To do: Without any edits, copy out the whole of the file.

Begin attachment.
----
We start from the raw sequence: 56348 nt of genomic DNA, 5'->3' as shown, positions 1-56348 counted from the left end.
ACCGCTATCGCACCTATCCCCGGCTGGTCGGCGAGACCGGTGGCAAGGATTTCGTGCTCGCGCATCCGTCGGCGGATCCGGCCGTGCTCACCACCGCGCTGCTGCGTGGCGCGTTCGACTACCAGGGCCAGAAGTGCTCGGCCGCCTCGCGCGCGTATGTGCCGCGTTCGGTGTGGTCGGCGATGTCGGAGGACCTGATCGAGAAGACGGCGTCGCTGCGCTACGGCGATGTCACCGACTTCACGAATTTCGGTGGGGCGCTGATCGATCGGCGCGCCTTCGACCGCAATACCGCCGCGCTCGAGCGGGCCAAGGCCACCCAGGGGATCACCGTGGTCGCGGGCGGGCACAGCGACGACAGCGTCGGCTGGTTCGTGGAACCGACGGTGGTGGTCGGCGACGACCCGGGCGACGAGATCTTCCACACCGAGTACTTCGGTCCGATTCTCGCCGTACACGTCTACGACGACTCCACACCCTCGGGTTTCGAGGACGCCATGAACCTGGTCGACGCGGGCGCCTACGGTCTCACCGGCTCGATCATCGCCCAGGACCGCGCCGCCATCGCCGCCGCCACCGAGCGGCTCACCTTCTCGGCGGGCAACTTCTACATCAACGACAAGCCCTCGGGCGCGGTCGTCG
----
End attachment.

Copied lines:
We start from the raw sequence: 56348 nt of genomic DNA, 5'->3' as shown, positions 1-56348 counted from the left end.
ACCGCTATCGCACCTATCCCCGGCTGGTCGGCGAGACCGGTGGCAAGGATTTCGTGCTCGCGCATCCGTCGGCGGATCCGGCCGTGCTCACCACCGCGCTGCTGCGTGGCGCGTTCGACTACCAGGGCCAGAAGTGCTCGGCCGCCTCGCGCGCGTATGTGCCGCGTTCGGTGTGGTCGGCGATGTCGGAGGACCTGATCGAGAAGACGGCGTCGCTGCGCTACGGCGATGTCACCGACTTCACGAATTTCGGTGGGGCGCTGATCGATCGGCGCGCCTTCGACCGCAATACCGCCGCGCTCGAGCGGGCCAAGGCCACCCAGGGGATCACCGTGGTCGCGGGCGGGCACAGCGACGACAGCGTCGGCTGGTTCGTGGAACCGACGGTGGTGGTCGGCGACGACCCGGGCGACGAGATCTTCCACACCGAGTACTTCGGTCCGATTCTCGCCGTACACGTCTACGACGACTCCACACCCTCGGGTTTCGAGGACGCCATGAACCTGGTCGACGCGGGCGCCTACGGTCTCACCGGCTCGATCATCGCCCAGGACCGCGCCGCCATCGCCGCCGCCACCGAGCGGCTCACCTTCTCGGCGGGCAACTTCTACATCAACGACAAGCCCTCGGGCGCGGTCGTCG